On 26 June 1968, the United States released a “Policy Statement with Regard to Support of Foreign Government, Commercial and Private Aviation in Antarctica.” This document set down the limitations within which aviation activities over Antarctica would need to operate. Essentially it stated that, because of the limited nature of resources available, the US would only support government-operated aircraft operating as part of the US’s scientific endeavours in Antarctica; and commercial or private aircraft operations that would ‘clearly further the interests of the United States Antarctic program.’ 39
The decision as to whether a proposed flight would “meet proper safety standards” was invested in the Commander US Naval Support Force, Antarctica. This suggests that the flights proposed by Air New Zealand and QANTAS would have come under such scrutiny. Interestingly, in the post-Erebus inquiry, the Chief Traffic Controller and MAC Centre Supervisor at McMurdo Sound, Warrant Officer CR Priest, stated in his affidavit:
“We were not aware at the time of the sector within which the Air New Zealand DC10 flights were said to be required to fly. This required sector as now identified to me by representatives of the Royal Commission would in my opinion have been absurd. Any radar controls contemplated by those planning such flights for purposes of assisting in descent manoeuvres would have been virtually impossible… There could be no adequate ground based control should it have been required. I re-emphasize that to the best of my knowledge, Operation DEEP FREEZE was unaware of any officially approved Civil Aviation Division (CAD) or Air New Zealand flight plan or descent approach. However, had such a flight plan or descent approach been provided for DEEP FREEZE consideration and had DEEP FREEZE agreed to provide radar let-down assistance, I would have regarded such a plan as extremely ill-advised for the reasons stated.” 40
Another passage of interest in the US policy statement is a discussion around the unreliability of altitude-sensing devices in the Antarctic. In hindsight, the document’s words are a dark portent: “While considerable reliance must be placed on radio and radar altimeters, pilots must be constantly aware of the altitude errors inherent in emission-type altimeters when used over snow or ice surfaces. Radio and radar altimeters must be constantly monitored while operating in conditions of poor surface and horizon definition because gradual rises of upward sloping terrain masses frequently cannot be detected visually.” 41 The document also makes reference to “illusions and mirages caused by whiteout conditions.”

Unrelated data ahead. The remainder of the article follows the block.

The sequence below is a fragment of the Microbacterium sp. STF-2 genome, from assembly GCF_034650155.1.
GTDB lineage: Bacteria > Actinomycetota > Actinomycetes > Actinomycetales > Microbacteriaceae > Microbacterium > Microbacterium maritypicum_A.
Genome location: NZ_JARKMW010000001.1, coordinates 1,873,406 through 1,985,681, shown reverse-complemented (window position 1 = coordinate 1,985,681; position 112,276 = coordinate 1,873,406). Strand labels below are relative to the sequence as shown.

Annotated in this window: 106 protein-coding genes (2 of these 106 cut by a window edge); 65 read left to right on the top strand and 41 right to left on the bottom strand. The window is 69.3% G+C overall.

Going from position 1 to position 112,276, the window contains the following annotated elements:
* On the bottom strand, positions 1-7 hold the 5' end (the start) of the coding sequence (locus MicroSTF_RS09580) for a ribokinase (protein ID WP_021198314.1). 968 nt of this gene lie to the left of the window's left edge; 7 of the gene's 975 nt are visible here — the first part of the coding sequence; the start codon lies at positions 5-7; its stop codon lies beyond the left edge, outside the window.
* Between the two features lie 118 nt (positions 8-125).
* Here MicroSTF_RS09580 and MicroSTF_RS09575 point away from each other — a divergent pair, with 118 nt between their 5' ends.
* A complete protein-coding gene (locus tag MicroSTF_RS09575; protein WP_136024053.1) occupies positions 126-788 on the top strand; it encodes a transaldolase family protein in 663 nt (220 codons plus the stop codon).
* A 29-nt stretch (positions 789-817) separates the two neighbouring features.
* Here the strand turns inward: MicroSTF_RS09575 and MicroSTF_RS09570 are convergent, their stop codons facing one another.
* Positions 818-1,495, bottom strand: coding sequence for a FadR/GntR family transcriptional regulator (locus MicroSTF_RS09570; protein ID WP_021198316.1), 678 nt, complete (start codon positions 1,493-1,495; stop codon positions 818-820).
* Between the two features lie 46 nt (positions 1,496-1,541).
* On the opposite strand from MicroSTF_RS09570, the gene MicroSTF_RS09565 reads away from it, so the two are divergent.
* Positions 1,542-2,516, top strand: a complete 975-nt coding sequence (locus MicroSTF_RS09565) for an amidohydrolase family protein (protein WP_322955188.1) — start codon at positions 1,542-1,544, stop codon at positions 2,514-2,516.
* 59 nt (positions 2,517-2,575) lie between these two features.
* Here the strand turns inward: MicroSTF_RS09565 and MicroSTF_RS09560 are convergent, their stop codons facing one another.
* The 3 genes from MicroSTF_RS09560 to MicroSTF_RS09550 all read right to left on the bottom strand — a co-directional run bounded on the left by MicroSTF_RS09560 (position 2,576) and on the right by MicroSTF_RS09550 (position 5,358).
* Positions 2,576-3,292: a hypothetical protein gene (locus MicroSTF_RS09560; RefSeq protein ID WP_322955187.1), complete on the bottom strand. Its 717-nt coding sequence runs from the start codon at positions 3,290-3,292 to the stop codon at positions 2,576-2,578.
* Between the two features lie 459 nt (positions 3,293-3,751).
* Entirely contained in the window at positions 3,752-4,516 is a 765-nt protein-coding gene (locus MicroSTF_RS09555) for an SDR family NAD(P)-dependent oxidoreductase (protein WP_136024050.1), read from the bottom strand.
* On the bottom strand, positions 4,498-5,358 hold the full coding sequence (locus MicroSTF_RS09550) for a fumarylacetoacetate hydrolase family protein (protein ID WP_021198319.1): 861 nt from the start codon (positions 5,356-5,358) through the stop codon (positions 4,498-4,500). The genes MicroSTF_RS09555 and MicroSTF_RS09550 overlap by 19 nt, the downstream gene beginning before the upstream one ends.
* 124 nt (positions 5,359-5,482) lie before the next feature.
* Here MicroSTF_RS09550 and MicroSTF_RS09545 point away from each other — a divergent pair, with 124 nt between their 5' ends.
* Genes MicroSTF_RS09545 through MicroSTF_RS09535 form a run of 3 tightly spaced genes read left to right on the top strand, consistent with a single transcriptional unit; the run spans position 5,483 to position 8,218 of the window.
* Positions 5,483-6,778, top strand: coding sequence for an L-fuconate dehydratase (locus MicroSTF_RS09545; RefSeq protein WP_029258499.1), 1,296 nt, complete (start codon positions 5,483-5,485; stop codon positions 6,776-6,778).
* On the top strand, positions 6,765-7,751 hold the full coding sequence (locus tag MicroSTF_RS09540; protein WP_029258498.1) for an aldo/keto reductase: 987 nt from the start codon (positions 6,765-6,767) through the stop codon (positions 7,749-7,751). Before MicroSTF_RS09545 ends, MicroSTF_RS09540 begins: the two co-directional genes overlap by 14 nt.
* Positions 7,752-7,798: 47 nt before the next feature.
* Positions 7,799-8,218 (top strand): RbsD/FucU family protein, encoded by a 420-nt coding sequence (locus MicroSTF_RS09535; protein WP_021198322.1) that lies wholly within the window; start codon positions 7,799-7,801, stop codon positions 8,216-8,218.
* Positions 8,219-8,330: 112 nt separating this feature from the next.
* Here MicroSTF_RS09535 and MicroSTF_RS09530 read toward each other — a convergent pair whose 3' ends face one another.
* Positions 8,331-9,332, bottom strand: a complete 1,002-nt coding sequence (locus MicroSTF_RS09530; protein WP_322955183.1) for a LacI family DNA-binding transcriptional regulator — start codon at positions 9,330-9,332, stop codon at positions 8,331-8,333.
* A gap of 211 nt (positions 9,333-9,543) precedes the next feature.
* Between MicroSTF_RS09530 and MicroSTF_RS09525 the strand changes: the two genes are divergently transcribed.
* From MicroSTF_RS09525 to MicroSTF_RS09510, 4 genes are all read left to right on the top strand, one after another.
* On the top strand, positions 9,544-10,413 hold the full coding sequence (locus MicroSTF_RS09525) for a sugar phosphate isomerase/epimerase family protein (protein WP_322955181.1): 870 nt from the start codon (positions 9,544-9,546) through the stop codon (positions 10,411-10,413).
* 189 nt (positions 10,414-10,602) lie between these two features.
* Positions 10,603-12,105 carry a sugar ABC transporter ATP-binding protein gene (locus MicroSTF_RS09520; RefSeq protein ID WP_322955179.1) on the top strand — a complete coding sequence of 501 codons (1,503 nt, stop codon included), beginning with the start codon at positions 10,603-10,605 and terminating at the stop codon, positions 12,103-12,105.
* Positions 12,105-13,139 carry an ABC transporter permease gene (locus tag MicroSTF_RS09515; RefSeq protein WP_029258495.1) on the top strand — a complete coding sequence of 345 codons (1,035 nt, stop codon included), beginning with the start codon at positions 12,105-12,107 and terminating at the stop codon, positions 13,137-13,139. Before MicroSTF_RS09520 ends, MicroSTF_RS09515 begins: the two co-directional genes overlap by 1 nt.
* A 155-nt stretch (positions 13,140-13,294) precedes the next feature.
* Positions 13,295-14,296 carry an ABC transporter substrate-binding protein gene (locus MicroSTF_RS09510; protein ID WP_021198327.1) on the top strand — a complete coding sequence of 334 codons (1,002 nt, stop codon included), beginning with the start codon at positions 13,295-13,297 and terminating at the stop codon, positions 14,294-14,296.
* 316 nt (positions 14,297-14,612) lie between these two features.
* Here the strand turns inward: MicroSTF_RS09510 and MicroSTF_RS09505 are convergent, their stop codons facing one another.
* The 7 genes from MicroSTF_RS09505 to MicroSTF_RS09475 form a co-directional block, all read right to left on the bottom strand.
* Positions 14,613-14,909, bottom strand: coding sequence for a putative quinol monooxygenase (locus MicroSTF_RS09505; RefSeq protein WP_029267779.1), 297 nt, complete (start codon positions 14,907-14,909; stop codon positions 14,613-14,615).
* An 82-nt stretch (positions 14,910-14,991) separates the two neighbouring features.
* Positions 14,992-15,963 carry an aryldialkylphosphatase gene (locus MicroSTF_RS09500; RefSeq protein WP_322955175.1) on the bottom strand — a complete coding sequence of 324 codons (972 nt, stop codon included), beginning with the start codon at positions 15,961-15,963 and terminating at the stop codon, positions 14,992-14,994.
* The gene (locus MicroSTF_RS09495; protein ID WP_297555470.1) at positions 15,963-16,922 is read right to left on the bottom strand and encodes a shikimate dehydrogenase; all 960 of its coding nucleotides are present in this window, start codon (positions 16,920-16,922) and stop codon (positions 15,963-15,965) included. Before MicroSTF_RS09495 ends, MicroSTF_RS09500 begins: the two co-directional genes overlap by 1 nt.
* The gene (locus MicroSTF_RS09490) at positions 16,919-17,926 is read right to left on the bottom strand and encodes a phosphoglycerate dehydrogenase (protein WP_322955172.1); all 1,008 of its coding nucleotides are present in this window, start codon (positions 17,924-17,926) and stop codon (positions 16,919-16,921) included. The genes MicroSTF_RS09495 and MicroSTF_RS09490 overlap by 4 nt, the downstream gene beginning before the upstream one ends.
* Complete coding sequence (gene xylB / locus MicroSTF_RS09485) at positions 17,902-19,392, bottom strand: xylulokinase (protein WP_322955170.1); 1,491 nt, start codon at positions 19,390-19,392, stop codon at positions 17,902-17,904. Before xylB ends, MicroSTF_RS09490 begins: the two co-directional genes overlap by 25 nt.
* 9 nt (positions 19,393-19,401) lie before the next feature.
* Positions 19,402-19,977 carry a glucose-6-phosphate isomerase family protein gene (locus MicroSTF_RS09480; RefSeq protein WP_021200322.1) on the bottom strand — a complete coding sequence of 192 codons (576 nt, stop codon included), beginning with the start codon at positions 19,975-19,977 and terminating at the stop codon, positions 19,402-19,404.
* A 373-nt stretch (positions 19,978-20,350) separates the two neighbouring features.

So, almost nine years before the first Antarctic overflight by QANTAS, the American authorities in Antarctica had expressed concern at the increasing levels of aircraft activity there. However, rather than ban or restrict such operations, their response was to draw up a set of guidelines – and set in place procedures – for the safe operation of a variety of aircraft.
And the New Zealand scientific community, at least, seemed satisfied with the preparations that had been made. RB Thomson, Superintendent of the New Zealand Antarctic Division (and subsequent commentator on several Antarctic flights) stated that “if such overflights were conducted well within the capacity of the aircraft and all normal flying regulations and procedures strictly observed, such flights would be no more hazardous than the flights that occur daily across the north polar route… such as the direct flights from Anchorage to Copenhagen.” Given that he believed the “impact of sightseeing flights over Antarctica is insignificant” he felt “inclined to support them.” 42